Sen. Carpenter introduces 2 bills to lower drug prices
AUGUSTA — Two bills introduced by Sen. Mike Carpenter, D-Houlton, would lower the cost of prescription drugs in Maine.
LD 652, “An Act to Provide Drug Price Relief,” would require state agencies to pay the same or lower price than the VA, who require that drug corporations give a substantial discount on the purchase of prescription drugs.
LD 655, “An Act to Lower the Price MaineCare Pays for Prescription Drugs,” requires the Commissioner of Health and Human Services to negotiate the lowest price for all prescription drugs for programs under MaineCare, unless prohibited by federal law. Negotiating for better prices can have a huge impact on publicly funded health care plans. For example, estimates show that negotiating drug prices in Medicare could save more than $200 billion and a recent poll shows that 82 percent of Americans favor this sort of policy.
“Drug corporations and their lobbyists will argue that the sky will fall if they are forced to sell prescriptions at lower prices, but the simple fact is price gouging is more profitable than protecting working class people and seniors,” said Sen. Carpenter. “Drug prices in Maine and around the country are far too high and out of reach for many families.”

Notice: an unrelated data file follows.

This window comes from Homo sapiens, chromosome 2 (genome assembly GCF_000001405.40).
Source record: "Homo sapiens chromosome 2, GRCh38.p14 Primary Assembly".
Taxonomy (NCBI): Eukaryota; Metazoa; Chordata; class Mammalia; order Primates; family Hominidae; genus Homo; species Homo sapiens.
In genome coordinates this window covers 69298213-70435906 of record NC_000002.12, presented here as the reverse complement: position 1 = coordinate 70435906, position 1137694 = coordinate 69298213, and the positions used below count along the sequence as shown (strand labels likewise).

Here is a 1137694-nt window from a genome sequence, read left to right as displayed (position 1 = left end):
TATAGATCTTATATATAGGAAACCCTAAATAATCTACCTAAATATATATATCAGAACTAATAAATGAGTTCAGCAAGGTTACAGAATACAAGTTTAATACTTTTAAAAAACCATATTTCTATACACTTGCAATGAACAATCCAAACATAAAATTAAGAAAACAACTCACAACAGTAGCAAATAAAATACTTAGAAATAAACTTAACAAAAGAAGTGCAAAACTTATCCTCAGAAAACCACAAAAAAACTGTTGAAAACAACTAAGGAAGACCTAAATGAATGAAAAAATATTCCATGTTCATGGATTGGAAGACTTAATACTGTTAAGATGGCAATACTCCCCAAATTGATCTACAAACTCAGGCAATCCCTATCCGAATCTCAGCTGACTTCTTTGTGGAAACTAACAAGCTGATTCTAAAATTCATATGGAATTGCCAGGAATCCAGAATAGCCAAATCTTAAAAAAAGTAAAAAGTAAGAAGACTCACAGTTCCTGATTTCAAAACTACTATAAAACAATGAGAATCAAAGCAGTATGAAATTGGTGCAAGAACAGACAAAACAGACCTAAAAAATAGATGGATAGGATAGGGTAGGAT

Drug prices in the United States are higher than most western nations, often forcing families to choose between food and medicine. According to a CBS story last year, drug prices are expected to rise faster than wages this year.
“Prescription drug costs are one of the largest drivers of rising healthcare costs in Maine and nationally. The problem is accelerating,” said Matt Schlobohm, Executive Director for the Maine AFL-CIO. “From 2013 to 2015 spending on prescription drugs nationally increased 20 percent. Drug costs are expected to continue rising at an average rate of 6.7 percent nationally from 2016 through 2025.”
Cokie Giles of the Maine State Nurses Association and Don Berry of the Maine Alliance for Retired Americans also spoke in favor of LD 652 at the hearing.
Both bills face further action in the Health and Human Services Committee and votes in the House and Senate.